The Future of CSR? Back to the Past


Caroline Jawad
University of Wales Trinity Saint David, Swansea, Wales
Stephen Griffiths
University of Wales Trinity Saint David, Swansea, Wales


The pandemic, global warming, economic recession, political and military strife have created uncertainty in all cultures, but especially in business spheres. Goddard’s cartoon suggests that CSR adoption is ubiquitous, however the reality of CSR performance is nebulous. The cartoon was created before the current crisis of confidence and security. Even then critics of business maintained the need to continually campaign for business CSR adoption, beyond simple PR cosmetic effect or compliance with regulation. In crisis businesses as a priority may seek to reduce risk, secure future resources and protect profits. In the face of current threats to business sustainability, environmental/ecological sustainability may appear a luxury that they cannot afford. Understandably most accept the need for government intervention. Yet governments themselves find it difficult to respond, already committed to high debt as a result of pandemic management. Governments also are tempted to soften or abandon current (often inadequate) CSR regulation frameworks, in the interest of supporting economic growth and protection of living standards at home. It is the belief of the authors that CSR policies will be “postponed” by most, with no definite readoption date. Superficial CSR policies will be the new paradigm (unless an obvious business payback is evident). However without development of sustainable policies (attempting to achieve UN Sustainable Development Goals), many of which do not promise immediate payback, the crisis is likely to continue and worsen. Goddard’s cartoon may be sadly redundant as organisations may not even feel driven to adopt a cosmetic level of CSR.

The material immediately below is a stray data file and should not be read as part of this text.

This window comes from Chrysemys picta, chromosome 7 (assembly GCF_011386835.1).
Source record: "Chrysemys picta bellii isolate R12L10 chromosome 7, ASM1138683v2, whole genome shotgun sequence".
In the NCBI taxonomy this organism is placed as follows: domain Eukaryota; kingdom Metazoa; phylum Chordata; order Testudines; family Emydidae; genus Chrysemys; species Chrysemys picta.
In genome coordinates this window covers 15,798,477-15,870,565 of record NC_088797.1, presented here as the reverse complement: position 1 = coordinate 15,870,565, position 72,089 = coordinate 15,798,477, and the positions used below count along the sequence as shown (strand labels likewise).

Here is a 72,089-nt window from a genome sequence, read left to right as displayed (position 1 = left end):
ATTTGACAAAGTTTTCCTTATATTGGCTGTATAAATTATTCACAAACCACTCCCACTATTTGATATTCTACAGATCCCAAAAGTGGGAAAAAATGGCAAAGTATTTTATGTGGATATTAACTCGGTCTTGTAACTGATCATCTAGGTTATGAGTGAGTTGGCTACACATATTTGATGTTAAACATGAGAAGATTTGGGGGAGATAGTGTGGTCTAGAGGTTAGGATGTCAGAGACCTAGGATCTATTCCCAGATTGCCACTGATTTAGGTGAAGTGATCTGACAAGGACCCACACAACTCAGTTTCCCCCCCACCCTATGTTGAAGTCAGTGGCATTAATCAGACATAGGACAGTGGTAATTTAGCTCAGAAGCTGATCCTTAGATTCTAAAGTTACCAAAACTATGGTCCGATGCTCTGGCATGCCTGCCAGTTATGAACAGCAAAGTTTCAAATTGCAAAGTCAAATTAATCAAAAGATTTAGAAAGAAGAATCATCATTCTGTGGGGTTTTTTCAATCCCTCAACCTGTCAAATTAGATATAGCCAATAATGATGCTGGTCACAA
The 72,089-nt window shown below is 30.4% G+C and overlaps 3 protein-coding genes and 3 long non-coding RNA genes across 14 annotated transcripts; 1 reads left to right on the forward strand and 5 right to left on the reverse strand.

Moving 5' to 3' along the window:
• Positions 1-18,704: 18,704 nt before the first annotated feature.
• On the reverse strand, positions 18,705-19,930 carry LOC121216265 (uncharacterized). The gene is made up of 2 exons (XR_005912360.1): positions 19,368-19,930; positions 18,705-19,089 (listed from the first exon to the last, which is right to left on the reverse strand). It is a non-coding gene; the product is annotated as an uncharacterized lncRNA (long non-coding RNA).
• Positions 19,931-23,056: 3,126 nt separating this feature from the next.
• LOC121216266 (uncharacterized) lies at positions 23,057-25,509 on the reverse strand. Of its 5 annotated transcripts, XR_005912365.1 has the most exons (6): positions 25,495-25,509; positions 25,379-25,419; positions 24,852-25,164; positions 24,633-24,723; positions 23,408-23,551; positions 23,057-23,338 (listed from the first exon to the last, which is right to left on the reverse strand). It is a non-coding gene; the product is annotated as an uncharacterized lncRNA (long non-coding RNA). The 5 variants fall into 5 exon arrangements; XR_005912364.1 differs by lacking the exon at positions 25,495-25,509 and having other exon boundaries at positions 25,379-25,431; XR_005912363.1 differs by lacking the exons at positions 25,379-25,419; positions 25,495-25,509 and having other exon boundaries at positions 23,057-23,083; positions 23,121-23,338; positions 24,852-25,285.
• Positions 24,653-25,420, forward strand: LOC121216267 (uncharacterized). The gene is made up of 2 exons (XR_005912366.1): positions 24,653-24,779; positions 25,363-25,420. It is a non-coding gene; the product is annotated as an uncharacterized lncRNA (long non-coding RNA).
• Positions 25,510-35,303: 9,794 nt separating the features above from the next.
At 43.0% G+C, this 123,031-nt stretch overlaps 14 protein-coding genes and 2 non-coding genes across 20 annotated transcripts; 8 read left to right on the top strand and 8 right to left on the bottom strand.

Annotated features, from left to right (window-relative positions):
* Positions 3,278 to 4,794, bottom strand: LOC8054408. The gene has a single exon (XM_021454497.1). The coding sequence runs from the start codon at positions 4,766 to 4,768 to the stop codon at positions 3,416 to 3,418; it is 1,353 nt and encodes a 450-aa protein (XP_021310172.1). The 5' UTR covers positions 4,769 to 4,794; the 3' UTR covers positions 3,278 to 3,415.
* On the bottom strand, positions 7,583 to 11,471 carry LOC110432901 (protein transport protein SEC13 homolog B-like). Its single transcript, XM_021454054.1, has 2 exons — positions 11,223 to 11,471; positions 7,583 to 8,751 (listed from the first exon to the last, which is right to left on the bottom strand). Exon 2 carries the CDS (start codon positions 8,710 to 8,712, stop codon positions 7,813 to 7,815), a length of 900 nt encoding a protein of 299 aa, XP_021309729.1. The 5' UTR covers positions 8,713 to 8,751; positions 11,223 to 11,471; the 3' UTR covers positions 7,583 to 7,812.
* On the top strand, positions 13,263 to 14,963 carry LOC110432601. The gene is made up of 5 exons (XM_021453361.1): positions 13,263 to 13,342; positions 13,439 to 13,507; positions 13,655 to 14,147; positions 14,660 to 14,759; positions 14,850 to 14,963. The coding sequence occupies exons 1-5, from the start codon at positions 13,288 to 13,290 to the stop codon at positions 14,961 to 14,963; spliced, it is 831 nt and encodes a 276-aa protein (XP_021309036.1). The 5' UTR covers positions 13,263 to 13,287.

February 9, 2024